The call for him to be beatified began not long after Acutis's death.[4] The campaign gained momentum in 2013 after he was named a Servant of God, the first stage on the path towards sainthood.[3][19] The Lombardy Episcopal Conference approved the petition for the official canonization cause to proceed at a meeting in 2013.[19] The opening of the diocesan investigation was held on 15 February 2013, with Cardinal Angelo Scola inaugurating the process, and concluding it on 24 November 2016. The formal introduction to the cause took place on 13 May 2013, and Acutis became titled a "Servant of God". Pope Francis next confirmed his life as one of heroic virtue on 5 July 2018, and declared him Venerable.[20]

On 14 November 2019, the Vatican's Medical Council of the Congregation for the Causes of Saints expressed a positive opinion about a miracle in Brazil attributed to Acutis's intercession.[21][22] Luciana Vianna had taken her son, Mattheus, who was born with a pancreatic defect that made eating difficult, to a prayer service. Beforehand, Vianna had already prayed a novena asking for the teenager Acutis's intercession. During the service her son had simply asked that he should not "throw up as much". Immediately following the service, Mattheus told his mother that he felt healed and asked for solid food when he came home. Until then he had been on an all-liquid diet.[23][24] After a detailed investigation, Pope Francis confirmed the miracle's authenticity in a decree on 21 February 2020, leading to Acutis's beatification.

Within a month of the decree, the beatification ceremony was postponed due to the COVID-19 pandemic in Italy, during which the country was placed on lockdown. It was rescheduled for 10 October 2020 and was held in the Upper Church of the Basilica of Saint Francis of Assisi in Assisi, Italy, with Cardinal Agostino Vallini presiding on the Pope's behalf.[25][26] As of 2019, the postulator for Acutis's cause is Nicola Gori.[19][27]

Since the beatification ceremony on 10 October 2020, silent crowds have been filing past the exposed relics of the blessed youth in the one-time cathedral of Assisi, the church of Santa Maria Maggiore.[28]

See also[edit]


  1. ^ Cassandra, Adam (9 December 2016), Young Creator of 'Eucharistic Miracles' Exhibit Can Be Role Model for Students, The Cardinal Newman Society
  2. ^ Rousselle, Christine. "Millennial and Gen Z Catholics love Carlo Acutis. Here's why". Catholic News Agency. Retrieved 11 October 2020.
  3. ^ a b c d e f g h "Servant of God Carlo Acutis". Santi e Beati. Retrieved 31 October 2017.
  4. ^ a b c d e f g "Italy moved by teen who offers life for the Church and the Pope". Catholic News Agency. 24 October 2007. Retrieved 6 May 2017.
  5. ^ "Carlo Acutis 'Always Lived in the Presence of God'". NCR.
  6. ^ Guatri Luigi (14 January 2014). Vite vissute Cultura & Società (in Italian). EGEA spa. ISBN 978-8823876057. Acutis family background and leading role in Italy's business community.
  7. ^ "Carlo Acutis beatified in Assisi". Diocese of Westminster. 13 October 2020. Retrieved 17 October 2020.
  8. ^ Smith, Scott. "Blessed Biographies: Carlo Acutis, Future Patron Saint of the Internet". All Roads Lead to Rome. Retrieved 27 July 2021.
  9. ^ Kock, Claudia (11 October 2020). "Der Wochenheilige. Der selige Carlo Acutis" [This week's saint. Blessed Carlo Acutis]. Die Tagespost (in German). Retrieved 11 October 2020.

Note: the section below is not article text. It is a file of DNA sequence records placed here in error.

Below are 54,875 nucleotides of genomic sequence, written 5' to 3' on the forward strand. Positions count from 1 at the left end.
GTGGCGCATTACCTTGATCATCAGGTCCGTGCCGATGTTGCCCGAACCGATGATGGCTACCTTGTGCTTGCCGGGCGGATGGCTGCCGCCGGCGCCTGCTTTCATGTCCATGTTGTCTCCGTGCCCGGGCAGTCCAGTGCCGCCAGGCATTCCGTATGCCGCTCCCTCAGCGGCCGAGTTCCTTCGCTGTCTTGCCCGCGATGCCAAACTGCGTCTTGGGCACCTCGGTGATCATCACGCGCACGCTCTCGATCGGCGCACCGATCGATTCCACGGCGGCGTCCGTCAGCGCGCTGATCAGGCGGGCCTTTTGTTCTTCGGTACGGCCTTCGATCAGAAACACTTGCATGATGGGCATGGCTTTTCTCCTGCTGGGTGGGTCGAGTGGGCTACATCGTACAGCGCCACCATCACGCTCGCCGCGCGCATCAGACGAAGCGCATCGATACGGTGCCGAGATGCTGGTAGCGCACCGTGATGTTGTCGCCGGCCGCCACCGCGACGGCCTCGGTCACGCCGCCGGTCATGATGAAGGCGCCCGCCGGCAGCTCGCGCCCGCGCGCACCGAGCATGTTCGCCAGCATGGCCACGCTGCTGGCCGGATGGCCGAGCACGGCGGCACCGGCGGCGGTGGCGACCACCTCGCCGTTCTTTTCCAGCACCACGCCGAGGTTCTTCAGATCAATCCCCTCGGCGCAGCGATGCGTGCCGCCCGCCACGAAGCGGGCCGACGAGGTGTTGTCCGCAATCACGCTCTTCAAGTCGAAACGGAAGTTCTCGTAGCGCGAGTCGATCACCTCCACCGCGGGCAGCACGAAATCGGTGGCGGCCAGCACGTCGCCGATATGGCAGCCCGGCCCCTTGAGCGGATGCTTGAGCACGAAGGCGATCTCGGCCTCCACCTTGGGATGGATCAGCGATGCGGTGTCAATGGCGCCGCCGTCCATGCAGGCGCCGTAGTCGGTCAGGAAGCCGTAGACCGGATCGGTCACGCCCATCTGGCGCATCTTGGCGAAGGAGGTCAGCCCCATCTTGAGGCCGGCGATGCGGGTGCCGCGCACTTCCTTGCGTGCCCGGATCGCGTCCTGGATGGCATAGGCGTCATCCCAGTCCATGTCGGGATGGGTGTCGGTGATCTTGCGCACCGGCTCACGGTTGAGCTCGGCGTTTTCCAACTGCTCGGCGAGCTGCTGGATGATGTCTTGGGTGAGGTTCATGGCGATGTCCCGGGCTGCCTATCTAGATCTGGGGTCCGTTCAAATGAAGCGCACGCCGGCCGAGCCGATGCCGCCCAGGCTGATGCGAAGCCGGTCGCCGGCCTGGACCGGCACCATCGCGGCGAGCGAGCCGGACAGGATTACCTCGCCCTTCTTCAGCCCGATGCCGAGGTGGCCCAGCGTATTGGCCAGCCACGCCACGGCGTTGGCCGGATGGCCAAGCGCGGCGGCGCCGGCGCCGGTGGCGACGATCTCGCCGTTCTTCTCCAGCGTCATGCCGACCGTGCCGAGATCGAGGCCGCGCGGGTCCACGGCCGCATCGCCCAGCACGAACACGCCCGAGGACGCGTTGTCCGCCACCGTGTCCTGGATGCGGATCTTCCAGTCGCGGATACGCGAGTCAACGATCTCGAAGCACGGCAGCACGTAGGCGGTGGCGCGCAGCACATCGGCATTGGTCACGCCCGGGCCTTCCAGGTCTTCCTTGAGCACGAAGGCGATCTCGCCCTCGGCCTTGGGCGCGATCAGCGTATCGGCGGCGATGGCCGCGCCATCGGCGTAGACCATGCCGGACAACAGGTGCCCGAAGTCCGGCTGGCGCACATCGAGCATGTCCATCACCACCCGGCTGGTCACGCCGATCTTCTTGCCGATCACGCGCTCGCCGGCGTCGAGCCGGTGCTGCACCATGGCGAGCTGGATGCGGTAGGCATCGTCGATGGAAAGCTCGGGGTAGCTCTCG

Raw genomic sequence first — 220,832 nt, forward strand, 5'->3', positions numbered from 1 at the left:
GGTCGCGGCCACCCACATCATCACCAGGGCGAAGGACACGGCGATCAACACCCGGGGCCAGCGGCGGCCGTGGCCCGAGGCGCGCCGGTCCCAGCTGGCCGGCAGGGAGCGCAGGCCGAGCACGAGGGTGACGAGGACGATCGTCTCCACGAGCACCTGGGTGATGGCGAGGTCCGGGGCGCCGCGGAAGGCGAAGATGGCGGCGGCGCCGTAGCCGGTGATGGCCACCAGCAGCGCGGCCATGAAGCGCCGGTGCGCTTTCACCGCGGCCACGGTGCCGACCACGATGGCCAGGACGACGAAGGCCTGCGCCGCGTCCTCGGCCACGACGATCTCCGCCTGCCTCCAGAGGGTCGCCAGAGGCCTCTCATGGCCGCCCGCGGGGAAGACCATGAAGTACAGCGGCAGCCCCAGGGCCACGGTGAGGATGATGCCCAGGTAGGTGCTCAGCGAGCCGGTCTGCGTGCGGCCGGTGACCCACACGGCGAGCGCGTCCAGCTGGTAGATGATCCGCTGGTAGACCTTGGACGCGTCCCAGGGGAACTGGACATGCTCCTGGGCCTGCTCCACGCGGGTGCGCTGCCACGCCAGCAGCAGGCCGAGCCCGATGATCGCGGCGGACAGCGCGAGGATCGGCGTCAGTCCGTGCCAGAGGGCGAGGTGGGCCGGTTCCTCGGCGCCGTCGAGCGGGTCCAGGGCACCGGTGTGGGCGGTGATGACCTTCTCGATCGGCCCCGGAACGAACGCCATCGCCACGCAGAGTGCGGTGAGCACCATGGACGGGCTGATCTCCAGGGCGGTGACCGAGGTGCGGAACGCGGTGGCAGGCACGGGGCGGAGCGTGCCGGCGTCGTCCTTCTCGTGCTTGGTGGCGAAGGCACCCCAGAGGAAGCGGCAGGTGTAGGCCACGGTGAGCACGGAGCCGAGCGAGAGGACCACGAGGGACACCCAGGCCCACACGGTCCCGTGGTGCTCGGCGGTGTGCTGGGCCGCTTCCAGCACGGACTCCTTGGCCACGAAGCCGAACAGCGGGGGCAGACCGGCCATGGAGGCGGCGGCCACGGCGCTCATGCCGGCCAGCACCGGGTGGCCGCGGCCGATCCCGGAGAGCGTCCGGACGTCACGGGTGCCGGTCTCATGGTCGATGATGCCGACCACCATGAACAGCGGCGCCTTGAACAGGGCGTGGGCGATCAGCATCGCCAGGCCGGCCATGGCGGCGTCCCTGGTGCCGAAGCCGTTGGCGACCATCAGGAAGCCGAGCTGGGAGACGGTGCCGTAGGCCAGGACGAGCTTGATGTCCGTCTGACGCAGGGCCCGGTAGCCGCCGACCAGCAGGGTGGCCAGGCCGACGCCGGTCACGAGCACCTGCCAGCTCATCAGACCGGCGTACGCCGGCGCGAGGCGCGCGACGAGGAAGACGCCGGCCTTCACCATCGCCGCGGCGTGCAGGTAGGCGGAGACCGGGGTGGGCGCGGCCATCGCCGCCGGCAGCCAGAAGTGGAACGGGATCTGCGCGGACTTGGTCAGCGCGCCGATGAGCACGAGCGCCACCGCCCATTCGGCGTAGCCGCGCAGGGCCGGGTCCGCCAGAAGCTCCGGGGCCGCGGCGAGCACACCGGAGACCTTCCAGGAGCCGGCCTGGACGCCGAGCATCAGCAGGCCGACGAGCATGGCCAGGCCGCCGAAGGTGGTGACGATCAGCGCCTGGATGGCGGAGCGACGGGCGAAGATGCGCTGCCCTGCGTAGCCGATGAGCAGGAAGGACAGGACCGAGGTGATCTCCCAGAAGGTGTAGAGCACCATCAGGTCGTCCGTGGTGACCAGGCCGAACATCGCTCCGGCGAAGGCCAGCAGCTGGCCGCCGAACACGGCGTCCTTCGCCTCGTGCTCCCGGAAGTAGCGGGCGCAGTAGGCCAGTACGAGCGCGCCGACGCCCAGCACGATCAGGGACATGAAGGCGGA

10. ^ "Biograf. Polnische Babysitterin lehrte seligen Carlo Acutis beten" [Biography. The Polish baby-sitter taught blessed Carlo Acutis to pray] (in German). 27 October 2020. Retrieved 27 October 2020.
  11. ^ "Carlo Acutis: Millennial generation has a Blessed - Vatican News". 10 October 2020. Retrieved 11 October 2020.
  12. ^ "Blessed Carlo Acutis' doctors recall his last days".
  13. ^ "Mom of Carlo Acutis says son led her back to the Catholic faith". Catholic News Agency. Retrieved 11 October 2020.
  14. ^ "Carlo Acutis futuro beato. La mamma: "Ha aiutato tante anime ad avvicinarsi a Dio"". Agensir (in Italian). Retrieved 11 October 2020.
  15. ^ Jean Ko Din (4 June 2016). "Photo exhibit chronicles the miracle of the Eucharist". The Catholic Register. Retrieved 6 May 2017.
  16. ^ Blessed Carlo Acutis Parish Decree 15th December 2020, Archbishop of Birmingham.
  17. ^ Blessed Carlo Acutis Parish Homily 10th October 2021, Archbishop of Birmingham.
  18. ^ Parish celebrates feast day of new patron Blessed Carlo Acutis Archdiocese of Birmingham.
  19. ^ a b c "Cause of beatification starts!". Associazione Amici di Carlo Acutis. 2013. Retrieved 31 October 2017.
  20. ^ "Venerable Carlo Acutis: A patron of computer programmers?". Catholic News Agency.
  21. ^ Filipe, Domingues (20 November 2020). "Carlo Acutis could become the first millennial saint. Here's the story behind his first miracle". Retrieved 12 July 2021.
  22. ^ "Italian teenage computer whiz beatified by Catholic church". 3 April 2021. Retrieved 27 July 2021.
  23. ^ ""The Miracle Attributed to Carlo Acutis' Prayers", National Catholic Register, 10 Oct 2020".
  24. ^ "With a miracle approved, beatification awaits computer programmer Carlo Acutis". 24 February 2020.
  25. ^ "Beatification of Carlo Acutis: The First Millennial Is Declared 'Blessed'". NCR. Retrieved 11 October 2020.
  26. ^ Gomes, Robin (22 February 2020). "Indian martyr, Devasahayam, cleared for sainthood". Vatican News.
  27. ^ "Venerable Teenager". 30 July 2019. Retrieved 11 October 2020.
  28. ^ Lucie-Smith, Alexander (27 October 2020). "Do not be afraid, a pilgrim is profoundly moved by his visits to the blessed Carlo Acutis". The Tablet. (subscription may be necessary)

External links[edit]